Startups like One Medical have a broad-strokes approach to primary care but tend to focus primarily on city-dwelling young professionals with a subscription-based payment model and perks like cucumber water in waiting rooms. Village MD is another primary care startup with a broad appeal that works with physicians to provide care and has in-person clinics in select Walgreens locations. Those companies’ successes, however, have helped paved the way for tech-enabled challengers to grow while serving other groups that aren’t able to afford or access care through their networks.
Read more: Meet the 8 primary-care companies building a new future for medicine during the pandemic
Of more interest to Cheatham and other VCs are the communities that don’t yet have tailormade healthcare solutions. He pointed to communities like recent immigrants, undocumented individuals, low-income communities, and even racial or ethnic-specific groups as developments he is hoping for in primary care. 
“The One Medicals of the world focus on the upper end of that income spectrum, but there’s a lot of work to do on the other end,” Cheatham said, referring to the membership-based primary care model primarily targeted at healthy, working-age upper-middle-class patients.
Healthcare equity will have to come from outside
Getting patients to trust upstarts, a monumental task in healthcare broadly, still remains a challenge for the community-based care companies. Winning them over requires an entirely new perspective on medical care and clinic experience, Breitenstein said, even if that perspective comes from someone largely outside the existing system.
That approach involves lots of educational materials, Breitenstein said, so that patients know of and are able to adjust to complications from medications and make informed decisions about their own courses of treatment.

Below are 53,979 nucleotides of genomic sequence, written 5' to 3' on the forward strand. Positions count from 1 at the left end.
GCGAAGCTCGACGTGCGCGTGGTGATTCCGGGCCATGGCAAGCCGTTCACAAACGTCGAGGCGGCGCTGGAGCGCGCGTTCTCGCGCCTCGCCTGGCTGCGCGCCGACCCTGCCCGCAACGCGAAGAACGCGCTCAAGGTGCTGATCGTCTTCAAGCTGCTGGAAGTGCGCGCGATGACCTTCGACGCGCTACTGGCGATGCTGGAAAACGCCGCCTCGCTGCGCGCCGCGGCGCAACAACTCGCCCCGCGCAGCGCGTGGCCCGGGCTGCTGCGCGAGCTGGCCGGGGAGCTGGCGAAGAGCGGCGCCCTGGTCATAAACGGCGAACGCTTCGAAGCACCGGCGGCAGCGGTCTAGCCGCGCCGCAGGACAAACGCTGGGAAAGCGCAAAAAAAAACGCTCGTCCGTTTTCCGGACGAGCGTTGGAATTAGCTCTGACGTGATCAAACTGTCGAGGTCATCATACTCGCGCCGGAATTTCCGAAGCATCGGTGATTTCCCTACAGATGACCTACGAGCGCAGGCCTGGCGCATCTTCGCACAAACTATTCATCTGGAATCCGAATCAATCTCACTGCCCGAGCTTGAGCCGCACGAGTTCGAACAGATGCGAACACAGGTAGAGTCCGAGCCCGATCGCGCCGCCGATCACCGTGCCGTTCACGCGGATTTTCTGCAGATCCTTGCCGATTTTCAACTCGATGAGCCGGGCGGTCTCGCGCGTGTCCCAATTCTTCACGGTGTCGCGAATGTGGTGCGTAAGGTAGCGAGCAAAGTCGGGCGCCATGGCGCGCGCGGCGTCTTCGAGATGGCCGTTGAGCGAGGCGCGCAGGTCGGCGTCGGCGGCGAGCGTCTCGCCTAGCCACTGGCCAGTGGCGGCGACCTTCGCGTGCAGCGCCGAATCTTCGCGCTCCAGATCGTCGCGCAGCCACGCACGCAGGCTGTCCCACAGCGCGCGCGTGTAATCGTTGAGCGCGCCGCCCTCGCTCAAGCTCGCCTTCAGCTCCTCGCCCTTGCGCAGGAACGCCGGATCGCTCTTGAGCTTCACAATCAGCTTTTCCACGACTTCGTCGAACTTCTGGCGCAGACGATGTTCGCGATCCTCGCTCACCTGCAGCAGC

That “informed consent” model differs from traditional symptom-based care in that it is more proactive and takes more stock of a patient’s lifestyle and goals, Breitenstein said, all in an effort to win patients’ trust.
“The paradigm shift around informed consent model of care, where you come to us and tell us what your goals are so we can help educate and guide you through the healthcare system, it’s informative and empowering,” Cheatham said, adding that he sees the model moving into other aspects of healthcare in the future.
Breitenstein has big ambitions for Folx and believes the market opportunity is large enough to support its growth. Beyond adding new capabilities like STI testing and mental health visits, she sees Folx expanding into in-person clinics across the country that could eventually include surgery centers for gender confirmation surgeries. She also has an eye on family planning and fertility, an already booming market with several startups serving heterosexual couples.SEE ALSO: SIGN UP HERE: Hear from healthcare’s biggest VCs on the future of digital health, biotech, and startups
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With telehealth startup Folx, trans people have a new option outside of mainstream healthcare

With $25 million of venture funding in hand, the company plans to bring health services designed for queer people to all 50 states.
Samuel K. Davis, like many trans men, has always had difficulty getting the testosterone he needs to treat his gender dysphoria. When he relocated from California to Florida during the pandemic, he encountered even more problems. Trying to get a new healthcare provider turned into a nightmare. He set up an over-the-phone appointment with a local clinic, answered questions about his health history, talked to a clinician for 10 minutes, paid $80, and then didn’t hear a word.Read Full Story